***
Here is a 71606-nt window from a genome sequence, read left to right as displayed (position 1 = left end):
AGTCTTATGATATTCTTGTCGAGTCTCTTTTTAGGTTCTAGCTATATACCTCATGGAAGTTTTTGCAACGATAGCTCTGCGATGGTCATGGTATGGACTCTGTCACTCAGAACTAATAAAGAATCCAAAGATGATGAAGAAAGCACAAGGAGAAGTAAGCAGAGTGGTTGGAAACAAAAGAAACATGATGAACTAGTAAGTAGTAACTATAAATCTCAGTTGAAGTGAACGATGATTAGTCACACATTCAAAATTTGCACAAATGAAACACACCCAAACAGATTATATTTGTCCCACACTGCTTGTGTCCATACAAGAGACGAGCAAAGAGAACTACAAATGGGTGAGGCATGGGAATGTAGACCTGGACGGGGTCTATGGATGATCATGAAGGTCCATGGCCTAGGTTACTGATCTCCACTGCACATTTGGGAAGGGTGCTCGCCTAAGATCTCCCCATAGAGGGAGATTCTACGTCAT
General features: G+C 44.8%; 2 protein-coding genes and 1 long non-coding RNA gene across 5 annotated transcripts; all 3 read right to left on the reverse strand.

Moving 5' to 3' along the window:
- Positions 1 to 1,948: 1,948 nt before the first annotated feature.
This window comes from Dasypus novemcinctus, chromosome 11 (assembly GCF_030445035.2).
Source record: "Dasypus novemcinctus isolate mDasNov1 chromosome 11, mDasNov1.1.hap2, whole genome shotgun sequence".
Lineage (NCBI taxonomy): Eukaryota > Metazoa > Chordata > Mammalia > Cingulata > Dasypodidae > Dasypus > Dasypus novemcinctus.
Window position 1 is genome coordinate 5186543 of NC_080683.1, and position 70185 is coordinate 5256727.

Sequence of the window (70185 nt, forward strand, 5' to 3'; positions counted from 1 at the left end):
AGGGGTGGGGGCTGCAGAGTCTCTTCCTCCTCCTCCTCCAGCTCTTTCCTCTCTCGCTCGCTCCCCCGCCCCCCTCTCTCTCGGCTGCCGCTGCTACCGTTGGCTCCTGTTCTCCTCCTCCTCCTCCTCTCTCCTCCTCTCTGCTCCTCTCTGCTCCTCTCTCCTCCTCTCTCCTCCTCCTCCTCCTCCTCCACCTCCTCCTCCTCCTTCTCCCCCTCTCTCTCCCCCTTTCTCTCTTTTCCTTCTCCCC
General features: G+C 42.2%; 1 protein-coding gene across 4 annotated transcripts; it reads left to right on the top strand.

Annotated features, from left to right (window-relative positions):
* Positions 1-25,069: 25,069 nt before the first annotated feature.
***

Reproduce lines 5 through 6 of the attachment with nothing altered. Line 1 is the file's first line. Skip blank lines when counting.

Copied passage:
- Positions 1 to 1,948: 1,948 nt before the first annotated feature.
This window comes from Dasypus novemcinctus, chromosome 11 (assembly GCF_030445035.2).